Formula 1 Profit Jumps Amid Growth Year for Racing Brand

Liberty Media, the company controlled by billionaire mogul John Malone that owns such assets as audio entertainment giant SiriusXM and the Formula 1 racing circuit, reported fourth-quarter financials on Wednesday, touting growth at Live Nation Entertainment, which recently posted a record 2023 and projected continued momentum in 2024.

Live Nation is “capitalizing on the globalization of the music industry, with 2024 already poised to surpass a record 2023,” Liberty Media CEO Greg Maffei said in the earnings update.

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According to The Hollywood Reporter, Quarterly revenue at the Formula 1 Group’s revenue jumped from $754 million to $1.23 billion, the company disclosed in its earnings report. SiriusXM, the home of Howard Stern, recorded a slight gain in revenue for the final quarter of 2023 to $2.29 billion.

In terms of operating profit, Liberty SiriusXM Group posted a decline from $529 million to $455 million profit for the fourth quarter, while the Formula 1 operating result jumped from a profit of $41 million to a profit of $122 million.

Liberty on Wednesday also listed the fair value of its equity investment in Live Nation as nearly $6.52 billion as of the end of 2023, up from $5.78 billion as of the end of September. “We have an incredible pipeline for 2024, with no signs of a consumer slowdown. We’re seeing strong demand across all price points,” Maffei told Wall Street analysts about Live Nation during a morning call after the disclosure of his company’s latest financial results.

“Liberty had a productive 2023,” added Maffei in the statement accompanying his financial results. “We split off the Atlanta Braves, created the Liberty Live Group tracking stock and announced the combination of Liberty SiriusXM Group with SiriusXM,” he said.

Maffei added: “Formula 1 had another fantastic year with double-digit growth across all revenue streams. The Las Vegas Grand Prix generated massive global buzz, and we look forward to delivering great racing, fan experiences and economic benefit to F1 and the local community for years to come.”

Maffei told analysts SiriusXM rebuilding its tech stack and relaunching its streaming app would allow the audio entertainment company to continue to sign up streaming-only subscribers beyond car drivers. “The strong margins and free cash flow generation remained largely due to cost discipline,” he added.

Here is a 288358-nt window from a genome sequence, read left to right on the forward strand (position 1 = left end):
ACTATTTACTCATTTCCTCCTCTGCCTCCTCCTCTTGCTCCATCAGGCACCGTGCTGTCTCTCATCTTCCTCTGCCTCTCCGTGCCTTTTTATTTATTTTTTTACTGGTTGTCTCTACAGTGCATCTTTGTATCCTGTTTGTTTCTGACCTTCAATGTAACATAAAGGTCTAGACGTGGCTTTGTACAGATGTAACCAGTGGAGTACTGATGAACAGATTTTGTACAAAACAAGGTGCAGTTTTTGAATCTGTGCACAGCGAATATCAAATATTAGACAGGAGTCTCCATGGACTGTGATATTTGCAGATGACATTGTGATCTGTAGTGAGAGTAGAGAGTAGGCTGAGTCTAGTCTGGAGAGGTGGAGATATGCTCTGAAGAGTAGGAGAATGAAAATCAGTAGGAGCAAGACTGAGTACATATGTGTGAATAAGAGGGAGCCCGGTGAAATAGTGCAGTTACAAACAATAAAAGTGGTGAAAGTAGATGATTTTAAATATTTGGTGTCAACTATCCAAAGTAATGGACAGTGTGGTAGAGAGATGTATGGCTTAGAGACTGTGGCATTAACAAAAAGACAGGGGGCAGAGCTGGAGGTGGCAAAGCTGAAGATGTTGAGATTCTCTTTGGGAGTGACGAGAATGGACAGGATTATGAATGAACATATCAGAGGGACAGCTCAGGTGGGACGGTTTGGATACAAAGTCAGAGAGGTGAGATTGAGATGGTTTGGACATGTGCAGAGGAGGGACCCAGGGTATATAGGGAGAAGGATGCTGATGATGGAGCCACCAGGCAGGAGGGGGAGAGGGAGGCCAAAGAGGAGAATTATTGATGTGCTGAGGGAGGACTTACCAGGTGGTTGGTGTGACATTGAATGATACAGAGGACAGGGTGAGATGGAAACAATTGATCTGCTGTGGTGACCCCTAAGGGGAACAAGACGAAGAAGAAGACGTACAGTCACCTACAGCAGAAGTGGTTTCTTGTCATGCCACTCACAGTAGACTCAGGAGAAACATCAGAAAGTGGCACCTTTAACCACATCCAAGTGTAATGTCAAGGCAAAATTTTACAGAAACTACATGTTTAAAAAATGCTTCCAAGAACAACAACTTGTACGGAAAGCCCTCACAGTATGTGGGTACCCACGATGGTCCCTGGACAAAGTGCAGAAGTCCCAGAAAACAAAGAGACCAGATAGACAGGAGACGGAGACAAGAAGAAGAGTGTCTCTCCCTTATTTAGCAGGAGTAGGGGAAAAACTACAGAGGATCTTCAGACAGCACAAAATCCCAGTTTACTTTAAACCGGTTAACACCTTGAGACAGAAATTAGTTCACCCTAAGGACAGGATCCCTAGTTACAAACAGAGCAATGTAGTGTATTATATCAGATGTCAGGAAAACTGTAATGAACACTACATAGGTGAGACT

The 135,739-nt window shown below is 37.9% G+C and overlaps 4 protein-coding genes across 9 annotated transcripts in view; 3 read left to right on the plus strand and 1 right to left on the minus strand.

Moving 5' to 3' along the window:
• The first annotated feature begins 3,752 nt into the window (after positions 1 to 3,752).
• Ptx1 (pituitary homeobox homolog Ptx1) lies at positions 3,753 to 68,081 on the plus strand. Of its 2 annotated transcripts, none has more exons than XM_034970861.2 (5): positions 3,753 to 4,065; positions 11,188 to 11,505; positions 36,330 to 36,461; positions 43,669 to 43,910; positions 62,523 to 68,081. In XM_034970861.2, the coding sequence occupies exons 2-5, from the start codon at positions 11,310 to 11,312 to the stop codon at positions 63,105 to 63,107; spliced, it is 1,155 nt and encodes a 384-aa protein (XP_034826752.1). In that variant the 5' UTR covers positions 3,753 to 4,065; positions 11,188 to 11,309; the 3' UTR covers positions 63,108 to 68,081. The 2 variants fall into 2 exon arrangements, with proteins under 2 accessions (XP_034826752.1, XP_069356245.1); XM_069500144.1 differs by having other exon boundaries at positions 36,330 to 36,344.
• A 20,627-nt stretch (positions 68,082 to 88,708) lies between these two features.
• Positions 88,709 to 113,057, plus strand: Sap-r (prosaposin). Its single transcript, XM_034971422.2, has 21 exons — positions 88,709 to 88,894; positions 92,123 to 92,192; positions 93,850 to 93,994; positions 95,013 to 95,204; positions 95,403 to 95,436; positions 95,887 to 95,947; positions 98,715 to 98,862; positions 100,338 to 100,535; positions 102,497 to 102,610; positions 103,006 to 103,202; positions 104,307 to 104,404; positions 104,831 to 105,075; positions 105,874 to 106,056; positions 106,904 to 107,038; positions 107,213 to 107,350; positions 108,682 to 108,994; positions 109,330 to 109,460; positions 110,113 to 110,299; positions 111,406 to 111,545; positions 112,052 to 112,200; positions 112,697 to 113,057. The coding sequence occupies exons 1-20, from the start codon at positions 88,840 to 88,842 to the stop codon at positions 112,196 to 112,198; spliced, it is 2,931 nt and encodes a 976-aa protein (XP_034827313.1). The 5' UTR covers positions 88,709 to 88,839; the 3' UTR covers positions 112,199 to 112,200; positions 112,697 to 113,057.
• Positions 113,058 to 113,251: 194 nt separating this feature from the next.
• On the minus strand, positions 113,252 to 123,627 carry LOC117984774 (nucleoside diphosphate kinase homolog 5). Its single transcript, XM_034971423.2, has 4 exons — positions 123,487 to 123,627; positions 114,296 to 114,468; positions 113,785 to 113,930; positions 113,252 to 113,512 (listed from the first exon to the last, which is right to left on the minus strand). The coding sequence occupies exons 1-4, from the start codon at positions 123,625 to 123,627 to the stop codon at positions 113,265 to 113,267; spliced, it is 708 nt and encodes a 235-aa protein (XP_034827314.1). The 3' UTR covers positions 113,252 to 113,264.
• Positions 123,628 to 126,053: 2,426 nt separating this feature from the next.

Stefano Domenicali, CEO of the Formula One Group, reminded analysts that, as the auto racing juggernaut enjoys a global resurgence in popularity, there’s more media players including tech giants who would have an interest in acquiring the worldwide media rights to Formula 1 races.

“As we have said, alternative bidders, including digital players, are showing interest in live sports, increasing competition for sports media rights,” he insisted. Formula 1 recently signed a 10-year rights deal with Qatar’s beIN Sports in the Middle East, and the U.S. deal with ABC, ESPN and ESPN+ to air races through the 2025 season is coming up for renewal for the 2026 Formula 1 season.

“That will be a very important deal we need to discuss in the right moment,” Domenicali told analysts. On the call, Maffei also addressed the fast-changing TV sport rights space. “Overall, on whether you’re positive or negative, I feel very positive about the sport properties we’re involved withI remain in general bullish on sports rights, given the multiplicity of buyers and in particular bullish on the sports rights to the properties we’re involved with,” he added, pointing to the Atlanta Braves and Formula 1 both having impressive fan demand.

On the ESPN rights renewal, Maffei said he expected Disney to pay more for the Formula 1 rights after negotiations are concluded. “You have one of the cases where you have massive growth in fan interest and we can show statistically how much our fan interest has grown across all sorts of platforms. We have a desirable, upscale audience. We have a younger audience, a lot of factors ESPN or anybody else would want to bring to the party,” Maffei said.

“So I think there’s a lot of reasons why we can make the case that our media rights in the U.S. are more valuable and there will be likely a multiplicity of players and we will likely get a better number,” he added.

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